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Even Murray in Wimbledon final can’t keep Bradford Bulls supporters away
The Bulls’ interim chief executive had spent the previous few days trying to drag as many people as possible to a match billed as potentially the club’s last-ever in the top flight.
A crowd of 10,132, Odsal’s lowest Super League crowd of the season, witnessed a thumping Bulls victory but Tasker was left with mixed emotions, at least initially.
“I sat there wondering if we’d got the crowd we wanted and if we’d done everything we thought we could,” said Tasker, who worked at the Bulls between 1982 and 2000 and was general manager during the club’s glory years.
“I then turned on Sky television and the first thing I saw was a report from the Castleford game.
“They got a crowd of 5,000 and when I looked at everything else that had gone in the sport I realised that we had got the biggest crowd of the day.”
As you’d expect, the vast majority of people turned out and did over and above what was expected of them. Many gave their services for freeGary Tasker
It also has to be remembered that London bring next to no away fans and the fixture, as Tasker puts it, is the “toughest sell of the season”.
Throw in the fact that Andy Murray was contesting a Wimbledon final on Sunday and the Bulls’ five-figure crowd is to be applauded.
Tasker said: “When I looked a little further, I realised Sunday’s crowd was 3,000 up on the same fixture last season.
“Not only that, but when we looked at the gate receipts, we realised quite a few season-ticket holders had taken the option to pay in.
“We were also up against Andy Murray, so it absolutely proved on the day that over 10,000 people still care about this club, despite everything.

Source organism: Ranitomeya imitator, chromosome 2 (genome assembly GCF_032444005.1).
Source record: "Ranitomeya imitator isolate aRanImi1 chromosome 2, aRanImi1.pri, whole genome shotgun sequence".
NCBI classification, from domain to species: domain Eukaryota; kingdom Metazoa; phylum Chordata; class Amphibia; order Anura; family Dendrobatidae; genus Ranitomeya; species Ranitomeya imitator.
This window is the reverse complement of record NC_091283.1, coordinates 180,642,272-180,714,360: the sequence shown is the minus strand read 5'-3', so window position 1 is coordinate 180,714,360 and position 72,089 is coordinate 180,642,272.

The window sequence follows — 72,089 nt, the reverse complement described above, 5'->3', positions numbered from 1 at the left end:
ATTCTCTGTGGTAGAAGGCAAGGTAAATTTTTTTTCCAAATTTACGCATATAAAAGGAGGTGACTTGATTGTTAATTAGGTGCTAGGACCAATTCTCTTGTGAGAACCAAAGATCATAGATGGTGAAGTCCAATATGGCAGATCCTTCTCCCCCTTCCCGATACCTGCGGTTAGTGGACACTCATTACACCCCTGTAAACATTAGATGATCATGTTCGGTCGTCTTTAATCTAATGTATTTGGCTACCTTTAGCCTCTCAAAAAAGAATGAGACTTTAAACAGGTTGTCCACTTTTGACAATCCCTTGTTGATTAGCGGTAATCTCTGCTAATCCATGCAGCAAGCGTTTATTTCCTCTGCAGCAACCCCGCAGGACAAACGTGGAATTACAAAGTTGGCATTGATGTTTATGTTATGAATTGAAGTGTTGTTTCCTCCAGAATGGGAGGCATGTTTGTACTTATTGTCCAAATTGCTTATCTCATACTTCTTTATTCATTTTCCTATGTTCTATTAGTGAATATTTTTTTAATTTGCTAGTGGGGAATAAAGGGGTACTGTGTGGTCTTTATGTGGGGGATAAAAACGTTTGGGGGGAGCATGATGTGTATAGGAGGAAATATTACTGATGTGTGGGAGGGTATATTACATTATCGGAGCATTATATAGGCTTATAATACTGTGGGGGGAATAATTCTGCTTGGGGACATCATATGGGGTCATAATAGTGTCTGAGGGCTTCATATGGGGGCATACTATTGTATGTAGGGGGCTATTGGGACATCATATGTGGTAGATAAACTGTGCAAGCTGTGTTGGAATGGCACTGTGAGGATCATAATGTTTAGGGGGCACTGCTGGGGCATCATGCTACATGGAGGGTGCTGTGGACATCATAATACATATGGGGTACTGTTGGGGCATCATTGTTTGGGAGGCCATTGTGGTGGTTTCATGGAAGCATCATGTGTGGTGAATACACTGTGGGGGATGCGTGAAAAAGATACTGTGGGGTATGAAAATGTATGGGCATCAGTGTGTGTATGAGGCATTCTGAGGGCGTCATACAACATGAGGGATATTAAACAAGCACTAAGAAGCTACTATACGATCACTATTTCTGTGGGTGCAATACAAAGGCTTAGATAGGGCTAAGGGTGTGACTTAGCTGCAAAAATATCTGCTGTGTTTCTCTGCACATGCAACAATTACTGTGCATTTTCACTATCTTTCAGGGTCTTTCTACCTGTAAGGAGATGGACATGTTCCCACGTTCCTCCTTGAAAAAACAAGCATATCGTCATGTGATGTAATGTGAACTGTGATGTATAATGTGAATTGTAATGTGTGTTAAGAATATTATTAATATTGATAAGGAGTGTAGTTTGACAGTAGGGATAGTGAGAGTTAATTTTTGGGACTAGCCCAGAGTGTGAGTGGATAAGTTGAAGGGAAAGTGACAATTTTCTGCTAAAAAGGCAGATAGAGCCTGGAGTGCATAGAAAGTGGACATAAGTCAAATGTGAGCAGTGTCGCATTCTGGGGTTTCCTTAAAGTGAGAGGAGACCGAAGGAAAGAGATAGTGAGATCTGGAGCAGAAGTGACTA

“This is a massive club and I think last Sunday was firm evidence of that.”
The consortium of Bradford-based businessmen looking to buy the club are currently undertaking due diligence as they prepare to make a firm offer to administrator Brendan Guilfoyle.
Tasker said: “There is a two-pronged approach going on here. We need to find investment and enough people need to care. At the moment we can certainly tick the latter box.”
The interim chief executive also paid tribute to the support the club received from a number of suppliers and former employees, many of whom worked on a voluntary basis to ensure Sunday’s match went ahead.
“Last week was obviously very frantic but also a very interesting process because you learn a lot about people,” he said.
“You learn a lot about the people who rallied and the suppliers who rallied, as well as the people and the suppliers who weren’t there when you needed them.
“As you’d expect, the vast majority of people turned out and did over and above what was expected of them. Many gave their services for free.
“The main objective for the week was to get the game on and do everything in a fashion that is so typical of the Bulls.”
Tasker, meanwhile, stressed the club still have a massive fight on their hands to safeguard their future.
The Bulls remain in the hands of administrator Brendan Guilfoyle and work is ongoing behind the scenes to push through a sale to the consortium, which includes backing from restaurant chain Akbars.
Yet Tasker’s work, still in a voluntary role, continues apace and he said the bid to raise cash is ongoing. Thus £50,000 worth of stock is up for grabs at discount prices in the club shop.
Tasker explained: “There’s still a long way to go and there are still suppliers to pay and things to honour.
“We’re sat on £50,000 worth of merchandise and we need to convert that into cash to keep the wheels moving.
“We’re planning a giant sale but, going forward, we’re not going to be a club that asks for something for nothing.
“As ever, we’ll give value for money and we need to convert stock into cash at cost-price or less. We’ll be doing this on Friday and Saturday.”